Point is that the folkloric motif of Winter-and-Spring combat, and of the return of an energetic god power is predominant in Sadæ bonfire rituals. Simone Cristoforetti (1995) also stresses the dragon-killing motif of the Sadæ mythology and its broadly understood “ambrosian” aspects as conceived by G.Dumézil in his early works (1926, 1929).

ardeshir

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3 Responses to The great Zoroastrian Winter Festival of Sadæ

  1. Kave Ukko says:

    I wonder if Finnish sata ‘hundred’, sataa ‘to rain’, sade ‘rain’ figure into this? The air turns colder when it rains and one gets cold when wet. The whole of European Russia was ethnically and linguistically Finnic before medieval Viking era, perhaps allowing for direct Finnic-Saka connections.

    We even share some of the legendary ancestors: Kave Ukko (‘fearsome old man’), a lord of North and father to king/blacksmith Ilmarinen whose most notable task is to plough a field full of snakes in SKVR folklore poetry. He rules the land of Karelia and out of his king line come the Karelian peoples, called in folklore also karilainen or arilainen. In Icelandic saga literature the character is known as Kári the king of Finland. There are Nordic families that claimed descent from this character. Likewise the Persians have Kāve the blacksmith, who beats an enemy named possibly after a serpent, and out of whom comes the royal house of Karen. Sounds somewhat similar, eh?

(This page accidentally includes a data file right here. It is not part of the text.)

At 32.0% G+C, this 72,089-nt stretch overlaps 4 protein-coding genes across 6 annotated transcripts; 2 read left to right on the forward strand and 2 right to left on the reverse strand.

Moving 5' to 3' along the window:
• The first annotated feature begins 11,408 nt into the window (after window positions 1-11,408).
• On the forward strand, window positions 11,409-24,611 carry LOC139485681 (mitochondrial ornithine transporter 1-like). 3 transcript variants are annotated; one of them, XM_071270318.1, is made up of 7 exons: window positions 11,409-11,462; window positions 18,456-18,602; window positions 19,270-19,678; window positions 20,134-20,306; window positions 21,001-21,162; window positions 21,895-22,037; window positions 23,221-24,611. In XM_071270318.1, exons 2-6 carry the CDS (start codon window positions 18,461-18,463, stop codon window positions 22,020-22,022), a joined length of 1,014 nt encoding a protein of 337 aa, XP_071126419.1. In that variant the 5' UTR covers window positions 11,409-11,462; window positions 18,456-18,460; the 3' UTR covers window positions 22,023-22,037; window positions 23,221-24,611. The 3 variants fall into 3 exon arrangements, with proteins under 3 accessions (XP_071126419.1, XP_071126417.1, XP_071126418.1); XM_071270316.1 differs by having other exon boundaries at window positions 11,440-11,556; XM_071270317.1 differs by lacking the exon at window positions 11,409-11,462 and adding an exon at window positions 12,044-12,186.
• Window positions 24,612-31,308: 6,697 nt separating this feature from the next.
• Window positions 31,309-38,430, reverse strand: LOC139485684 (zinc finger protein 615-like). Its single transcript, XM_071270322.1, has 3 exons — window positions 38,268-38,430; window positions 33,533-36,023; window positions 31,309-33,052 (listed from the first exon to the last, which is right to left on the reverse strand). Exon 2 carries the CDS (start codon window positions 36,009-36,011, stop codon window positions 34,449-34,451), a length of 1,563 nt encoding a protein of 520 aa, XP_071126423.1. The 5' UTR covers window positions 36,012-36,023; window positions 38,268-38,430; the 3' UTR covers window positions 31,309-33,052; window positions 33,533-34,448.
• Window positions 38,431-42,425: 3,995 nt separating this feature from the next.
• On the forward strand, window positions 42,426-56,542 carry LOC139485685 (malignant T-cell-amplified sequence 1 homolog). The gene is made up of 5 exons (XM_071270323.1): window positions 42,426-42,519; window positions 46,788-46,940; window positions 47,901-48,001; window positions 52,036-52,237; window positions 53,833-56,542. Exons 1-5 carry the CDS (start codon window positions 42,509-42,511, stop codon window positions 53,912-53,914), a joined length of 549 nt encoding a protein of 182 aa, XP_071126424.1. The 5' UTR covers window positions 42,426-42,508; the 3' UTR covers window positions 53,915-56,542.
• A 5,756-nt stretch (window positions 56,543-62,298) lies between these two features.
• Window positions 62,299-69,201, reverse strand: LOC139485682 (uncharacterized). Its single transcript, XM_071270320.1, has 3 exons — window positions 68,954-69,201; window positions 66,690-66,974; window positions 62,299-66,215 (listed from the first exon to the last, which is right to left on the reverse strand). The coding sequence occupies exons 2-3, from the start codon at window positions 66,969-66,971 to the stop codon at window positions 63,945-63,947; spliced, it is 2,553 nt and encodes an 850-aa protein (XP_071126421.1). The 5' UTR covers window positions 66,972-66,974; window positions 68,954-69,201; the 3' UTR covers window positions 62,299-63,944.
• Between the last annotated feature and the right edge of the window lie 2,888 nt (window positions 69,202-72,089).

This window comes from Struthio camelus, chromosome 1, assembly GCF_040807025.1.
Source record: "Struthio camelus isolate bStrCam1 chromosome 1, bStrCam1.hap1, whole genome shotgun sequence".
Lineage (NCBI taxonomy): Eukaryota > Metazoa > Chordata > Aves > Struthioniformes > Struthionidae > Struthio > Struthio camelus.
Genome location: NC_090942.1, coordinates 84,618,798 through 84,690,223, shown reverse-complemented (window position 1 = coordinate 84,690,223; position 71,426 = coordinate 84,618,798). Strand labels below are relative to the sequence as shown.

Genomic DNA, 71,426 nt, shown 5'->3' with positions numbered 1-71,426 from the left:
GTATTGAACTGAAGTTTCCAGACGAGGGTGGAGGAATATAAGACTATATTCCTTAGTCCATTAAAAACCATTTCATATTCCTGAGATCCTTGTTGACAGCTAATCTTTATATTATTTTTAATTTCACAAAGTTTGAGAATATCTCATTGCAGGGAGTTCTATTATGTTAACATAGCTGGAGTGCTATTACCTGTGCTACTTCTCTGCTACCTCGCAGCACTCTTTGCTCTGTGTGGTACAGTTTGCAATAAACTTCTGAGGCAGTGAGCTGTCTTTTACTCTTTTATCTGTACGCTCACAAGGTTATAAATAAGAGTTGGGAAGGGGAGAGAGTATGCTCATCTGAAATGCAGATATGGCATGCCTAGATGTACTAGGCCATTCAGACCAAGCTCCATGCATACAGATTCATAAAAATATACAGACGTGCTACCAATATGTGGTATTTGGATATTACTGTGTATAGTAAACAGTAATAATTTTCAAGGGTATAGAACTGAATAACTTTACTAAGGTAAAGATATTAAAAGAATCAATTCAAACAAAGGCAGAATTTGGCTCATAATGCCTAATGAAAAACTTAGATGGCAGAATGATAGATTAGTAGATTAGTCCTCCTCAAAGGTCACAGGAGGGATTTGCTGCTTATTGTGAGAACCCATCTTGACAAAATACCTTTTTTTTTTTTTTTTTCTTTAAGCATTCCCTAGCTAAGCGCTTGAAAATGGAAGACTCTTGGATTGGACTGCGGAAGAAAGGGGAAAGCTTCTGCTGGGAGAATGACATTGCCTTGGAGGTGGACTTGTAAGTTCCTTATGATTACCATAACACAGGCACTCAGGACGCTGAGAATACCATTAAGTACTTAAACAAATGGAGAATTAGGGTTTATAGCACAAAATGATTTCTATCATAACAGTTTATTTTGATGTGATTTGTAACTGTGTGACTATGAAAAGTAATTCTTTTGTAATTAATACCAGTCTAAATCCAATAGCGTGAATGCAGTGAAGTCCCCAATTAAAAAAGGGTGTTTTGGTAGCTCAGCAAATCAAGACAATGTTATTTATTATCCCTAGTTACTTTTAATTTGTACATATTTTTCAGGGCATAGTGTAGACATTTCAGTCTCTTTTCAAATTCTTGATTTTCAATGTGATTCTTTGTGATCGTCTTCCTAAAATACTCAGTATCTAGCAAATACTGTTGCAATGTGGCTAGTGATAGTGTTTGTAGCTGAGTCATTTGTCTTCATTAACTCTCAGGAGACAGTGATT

2. Jake says:

    Good post! Thank you for keeping this website going, it’s a fascinating resource. I’m especially intrigued with your comparisons between Zoroastrianism and other Indo-European faith traditions.

    I am curious how much weight you think should be put on the Khordeh Avesta, as they seem to contradict the primary texts at certain points, for example in Yasht 8, Hymn to Tishtriya:

    “57. Zarathushtra asked: ‘What is then, O Ahura Mazda! the sacrifice and invocation in honour of the bright and glorious Tishtrya, as it ought to be performed in the perfection of holiness?’
    58. Ahura Mazda answered: ‘Let the Aryan nations bring libations unto him; let the Aryan nations tie bundles of baresma for him; let the Aryan nations cook for him a head of cattle, either white, or black, or of any other colour, but all of one and the same colour.”

    This seems to be in direct defiance of Zarathustra’s opposition to animal sacrifice and flesh cooking. However, the overall story of a storm divinity conquering a drought demon is perfectly aligned with the recurring IE theme found elsewhere such as the Irish Cathh Magh Tuireadh with Lugh slaying Balor or the Vedic myth of Indra slaying Vrtra.

    Do you believe this to be a corrupted text with some truth to it, a product of later influences from IE neighbors (e.g. Vedic Indians), or something else?

    Thanks.

  3. Margaret Meachair says:

    This reminds me of Old Riorc – the skinning of the old cow. After March Old Riorc borrowed 14 days from April. If a person lived through the cold period of Old Riorc they would live for another year. Also Bridget was the revered priestess throughout the land before she was christianised to St. Bridget. Her feast day is still the same February 1st the beginning of Spring but the ritual celebrations have mostly died out.
    I would like to know more about the Druid similarities to Zoroastrian thinking. Brehon Laws facinate me. it was punishable to cut a branch from a tree, only the fallen branches could be gathered and burned. Equality and fairness was evident.
    Mgt Meachair